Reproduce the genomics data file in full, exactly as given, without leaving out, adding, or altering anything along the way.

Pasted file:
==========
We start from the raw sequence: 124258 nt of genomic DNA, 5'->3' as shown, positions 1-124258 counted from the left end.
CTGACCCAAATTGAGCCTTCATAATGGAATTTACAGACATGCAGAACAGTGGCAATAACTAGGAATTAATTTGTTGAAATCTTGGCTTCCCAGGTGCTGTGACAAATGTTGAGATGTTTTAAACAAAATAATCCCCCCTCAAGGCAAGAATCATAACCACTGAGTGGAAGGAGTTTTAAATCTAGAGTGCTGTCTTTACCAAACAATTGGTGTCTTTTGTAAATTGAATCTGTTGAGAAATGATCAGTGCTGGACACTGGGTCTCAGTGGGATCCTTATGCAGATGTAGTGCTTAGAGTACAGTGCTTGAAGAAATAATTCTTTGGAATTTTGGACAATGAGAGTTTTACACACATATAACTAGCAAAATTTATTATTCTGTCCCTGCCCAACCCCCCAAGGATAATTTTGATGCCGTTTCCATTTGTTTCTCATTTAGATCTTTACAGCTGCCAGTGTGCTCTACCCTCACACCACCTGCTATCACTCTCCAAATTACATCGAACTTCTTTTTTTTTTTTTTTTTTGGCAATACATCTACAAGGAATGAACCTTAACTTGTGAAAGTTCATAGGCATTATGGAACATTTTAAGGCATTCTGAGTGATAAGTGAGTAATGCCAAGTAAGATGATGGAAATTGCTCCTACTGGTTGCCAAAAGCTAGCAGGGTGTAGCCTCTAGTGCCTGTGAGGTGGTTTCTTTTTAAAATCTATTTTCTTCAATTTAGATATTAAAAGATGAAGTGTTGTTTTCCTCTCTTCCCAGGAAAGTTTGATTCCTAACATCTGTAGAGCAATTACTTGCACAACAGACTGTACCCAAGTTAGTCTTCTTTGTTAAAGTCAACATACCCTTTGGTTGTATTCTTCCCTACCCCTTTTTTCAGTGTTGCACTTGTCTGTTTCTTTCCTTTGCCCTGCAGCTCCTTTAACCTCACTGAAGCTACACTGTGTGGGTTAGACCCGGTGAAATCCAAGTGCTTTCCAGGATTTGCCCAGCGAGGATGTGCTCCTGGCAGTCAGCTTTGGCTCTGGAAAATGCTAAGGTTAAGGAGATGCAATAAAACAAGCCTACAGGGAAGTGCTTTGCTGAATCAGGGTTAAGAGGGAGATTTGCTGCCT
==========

We start from the raw sequence: 124258 nt of genomic DNA, 5'->3' as shown, positions 1-124258 counted from the left end.
CTGACCCAAATTGAGCCTTCATAATGGAATTTACAGACATGCAGAACAGTGGCAATAACTAGGAATTAATTTGTTGAAATCTTGGCTTCCCAGGTGCTGTGACAAATGTTGAGATGTTTTAAACAAAATAATCCCCCCTCAAGGCAAGAATCATAACCACTGAGTGGAAGGAGTTTTAAATCTAGAGTGCTGTCTTTACCAAACAATTGGTGTCTTTTGTAAATTGAATCTGTTGAGAAATGATCAGTGCTGGACACTGGGTCTCAGTGGGATCCTTATGCAGATGTAGTGCTTAGAGTACAGTGCTTGAAGAAATAATTCTTTGGAATTTTGGACAATGAGAGTTTTACACACATATAACTAGCAAAATTTATTATTCTGTCCCTGCCCAACCCCCCAAGGATAATTTTGATGCCGTTTCCATTTGTTTCTCATTTAGATCTTTACAGCTGCCAGTGTGCTCTACCCTCACACCACCTGCTATCACTCTCCAAATTACATCGAACTTCTTTTTTTTTTTTTTTTTTGGCAATACATCTACAAGGAATGAACCTTAACTTGTGAAAGTTCATAGGCATTATGGAACATTTTAAGGCATTCTGAGTGATAAGTGAGTAATGCCAAGTAAGATGATGGAAATTGCTCCTACTGGTTGCCAAAAGCTAGCAGGGTGTAGCCTCTAGTGCCTGTGAGGTGGTTTCTTTTTAAAATCTATTTTCTTCAATTTAGATATTAAAAGATGAAGTGTTGTTTTCCTCTCTTCCCAGGAAAGTTTGATTCCTAACATCTGTAGAGCAATTACTTGCACAACAGACTGTACCCAAGTTAGTCTTCTTTGTTAAAGTCAACATACCCTTTGGTTGTATTCTTCCCTACCCCTTTTTTCAGTGTTGCACTTGTCTGTTTCTTTCCTTTGCCCTGCAGCTCCTTTAACCTCACTGAAGCTACACTGTGTGGGTTAGACCCGGTGAAATCCAAGTGCTTTCCAGGATTTGCCCAGCGAGGATGTGCTCCTGGCAGTCAGCTTTGGCTCTGGAAAATGCTAAGGTTAAGGAGATGCAATAAAACAAGCCTACAGGGAAGTGCTTTGCTGAATCAGGGTTAAGAGGGAGATTTGCTGCCT